NMN has been shown to boost levels of NAD+ and to slow the aging process, but can you significantly increase levels naturally?
For anyone looking to slow or reverse the signs of aging. NAD+ has been billed as the magic molecule which could hold the key. Keep these levels high, goes the theory, and you’ll stay healthier and younger for much longer.
To do so, you need the fuel to produce it, for which you need a precursor, one of the most efficient of which is nicotinamide mononucleotide (NMN). Getting this will enable your body to manufacturer NAD+ to power your body’s operations. The question is: where can you get it from and is there anything you can do to naturally boost your levels?
The short answer to that is… kind of, but first we need to understand why NAD+ is so valuable. It is the helper molecule which is consumed by mitochondria and sirtuins which are crucial in many of your body’s key functions. They help cells produce energy, repair DNA, power immunity and your metabolic systems.
Without it, your body will cease to function, but as you age levels start to decline. By the time you hit your forties you might expect to have as little as half the NAD+ you had when you were young. That can lead to the onset of all sorts of conditions such as heart disease, obesity and neurological conditions. Indeed, most of the defects we start to feel as we age can be linked back in part to reduced levels of NAD+.
As our understanding of this increases, people are asking if there are things they can do to increase levels naturally. Here we have some good news but also some not so good news.
How to naturally increase your NMN
First the good news. To fuel NAD+ you will need one of its precursors such as NMN. This can be found naturally in various foods such as edamame, broccoli, cabbage, cucumber and avocado. A 2016 study found that vegetables such as cucumber and cabbage contain 0.25-1.88mg of NMN per 100g. Fruits like avocado and tomato also contain around 0.26 to 1.60mg per 100g. Raw beef, meat and shrimp, meanwhile, contain rather lower levels of NMN as around 0.06 to 0.42mg/100g. Eating lots of these, therefore, could boost your levels by a certain amount.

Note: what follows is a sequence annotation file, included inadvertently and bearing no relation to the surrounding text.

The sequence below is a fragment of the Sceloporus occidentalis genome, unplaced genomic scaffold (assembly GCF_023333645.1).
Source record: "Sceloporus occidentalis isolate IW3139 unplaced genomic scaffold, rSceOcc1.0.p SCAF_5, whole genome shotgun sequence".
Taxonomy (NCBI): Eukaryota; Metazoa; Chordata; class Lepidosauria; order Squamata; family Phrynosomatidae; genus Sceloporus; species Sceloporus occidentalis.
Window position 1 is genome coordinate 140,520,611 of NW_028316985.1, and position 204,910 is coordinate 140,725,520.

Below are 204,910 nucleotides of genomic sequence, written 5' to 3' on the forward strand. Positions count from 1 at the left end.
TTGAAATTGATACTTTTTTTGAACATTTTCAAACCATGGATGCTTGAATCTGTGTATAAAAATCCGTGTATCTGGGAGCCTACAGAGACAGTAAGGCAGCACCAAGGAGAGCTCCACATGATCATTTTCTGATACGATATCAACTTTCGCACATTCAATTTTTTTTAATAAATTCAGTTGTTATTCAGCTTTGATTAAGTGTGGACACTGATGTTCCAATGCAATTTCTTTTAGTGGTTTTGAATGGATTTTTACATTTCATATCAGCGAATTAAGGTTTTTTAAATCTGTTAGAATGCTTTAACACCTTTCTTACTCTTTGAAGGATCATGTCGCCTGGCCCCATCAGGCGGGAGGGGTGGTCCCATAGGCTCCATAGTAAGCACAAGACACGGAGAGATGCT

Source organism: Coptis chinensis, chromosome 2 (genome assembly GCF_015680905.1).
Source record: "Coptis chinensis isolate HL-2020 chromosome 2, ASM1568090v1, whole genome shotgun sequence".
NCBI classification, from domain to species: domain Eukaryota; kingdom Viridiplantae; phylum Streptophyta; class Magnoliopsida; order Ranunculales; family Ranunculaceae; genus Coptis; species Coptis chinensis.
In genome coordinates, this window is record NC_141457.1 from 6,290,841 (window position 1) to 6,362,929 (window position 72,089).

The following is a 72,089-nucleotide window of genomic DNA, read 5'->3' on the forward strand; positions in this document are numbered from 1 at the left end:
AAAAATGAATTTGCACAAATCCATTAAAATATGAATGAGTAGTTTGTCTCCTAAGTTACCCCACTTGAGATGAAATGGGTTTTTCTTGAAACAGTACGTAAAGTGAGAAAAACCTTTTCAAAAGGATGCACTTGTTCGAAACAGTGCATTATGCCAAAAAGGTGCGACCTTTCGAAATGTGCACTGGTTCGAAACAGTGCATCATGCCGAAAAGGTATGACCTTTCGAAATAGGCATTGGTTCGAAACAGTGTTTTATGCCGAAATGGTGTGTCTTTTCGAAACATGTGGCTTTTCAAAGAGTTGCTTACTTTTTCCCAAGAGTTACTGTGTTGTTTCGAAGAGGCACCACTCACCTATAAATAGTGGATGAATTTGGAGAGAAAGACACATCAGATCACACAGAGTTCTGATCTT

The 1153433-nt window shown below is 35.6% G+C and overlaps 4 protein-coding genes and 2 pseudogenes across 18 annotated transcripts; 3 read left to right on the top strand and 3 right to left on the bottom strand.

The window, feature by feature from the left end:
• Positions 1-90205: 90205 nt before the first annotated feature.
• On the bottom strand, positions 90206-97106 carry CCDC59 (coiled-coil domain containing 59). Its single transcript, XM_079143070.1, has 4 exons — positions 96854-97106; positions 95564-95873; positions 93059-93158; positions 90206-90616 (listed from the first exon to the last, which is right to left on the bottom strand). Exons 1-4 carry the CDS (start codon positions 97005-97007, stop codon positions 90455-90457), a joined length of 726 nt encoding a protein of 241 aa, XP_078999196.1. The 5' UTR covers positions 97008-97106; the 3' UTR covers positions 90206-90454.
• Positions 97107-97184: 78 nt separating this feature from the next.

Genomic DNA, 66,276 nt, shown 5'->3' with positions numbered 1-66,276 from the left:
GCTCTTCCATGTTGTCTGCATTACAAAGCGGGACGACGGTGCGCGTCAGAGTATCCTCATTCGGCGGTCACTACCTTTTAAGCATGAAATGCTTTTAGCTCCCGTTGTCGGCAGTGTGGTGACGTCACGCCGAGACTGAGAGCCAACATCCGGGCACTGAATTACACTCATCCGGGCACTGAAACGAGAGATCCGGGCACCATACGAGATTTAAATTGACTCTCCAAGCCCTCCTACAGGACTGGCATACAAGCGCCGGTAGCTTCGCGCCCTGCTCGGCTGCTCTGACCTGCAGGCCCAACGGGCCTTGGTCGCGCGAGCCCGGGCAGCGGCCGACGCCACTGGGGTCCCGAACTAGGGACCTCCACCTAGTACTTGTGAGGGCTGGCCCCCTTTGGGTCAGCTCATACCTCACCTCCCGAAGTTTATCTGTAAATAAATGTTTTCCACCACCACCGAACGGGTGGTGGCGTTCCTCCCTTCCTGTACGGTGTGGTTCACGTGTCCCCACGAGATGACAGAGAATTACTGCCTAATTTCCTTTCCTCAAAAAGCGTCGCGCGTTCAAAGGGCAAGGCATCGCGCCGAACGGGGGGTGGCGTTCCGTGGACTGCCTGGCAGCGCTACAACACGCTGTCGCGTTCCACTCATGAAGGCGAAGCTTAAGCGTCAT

Now the bad news. Although that same study did suggest a natural diet might have an impact given that human blood cells contain 50mg of NMN, other studies suggest it might be difficult to get NMN in the required levels to reverse age-related decline.
Most of the studies with mice which have demonstrated boosts in NAD+ levels and long term physiological benefits have involved doses of between 100mg and 500mg. These are far beyond the fractions of milligrams found in most natural foods. You’ll have to consume a lot of broccoli, cabbage and avocado to get enough into your system.
There are other things you can do to help keep NAD+ levels high such as regular exercise, staying out of the sun or heat therapy. But if you really want to boost your levels, especially if you’re older, the best option may be NMN supplements.
These are becoming increasingly popular with a growing range of products available. To some, they are more effective than the alternative nicotinamide riboside (NR) supplements which are also popular, although there have never been any direct trials comparing the two side by side.
Tablets typically contain around 125mg of NMN and recommended doses vary depending on the manufacturer. One of the leading providers, Elevant, for example recommends 3.4mg of NMN per pound of body weight.
To calculator your ideal dose, they suggest multiplying your weight by 3.4. Going by their guidelines someone who is 100lbs might benefit with two or three capsules while someone who is more than 195lbs may need six a day.
However, there are no official guidelines about dosages. Studies have shown that there are no significant ill effects from taking NMN daily dosages of 500mg and more.
The one thing holding many people back will be the cost of these products. Although there is extensive clinical evidence detailing significant health benefits in mice, when it comes to human trials, these are somewhat thinner on the ground.
However, what does appear to be clear is that adding NMN into your diet can have a significant impact on NAD+ levels which should in turn help improve your biological mechanisms, keep you feeling healthier and perhaps even slow down the aging process.
Having a healthy diet with lots of fruit and vegetables containing NMN will do a lot to help, as will maintaining the usual healthy and active lifestyle, but if you really do want a substantial boost, supplementing your daily diet with NMN may be the answer.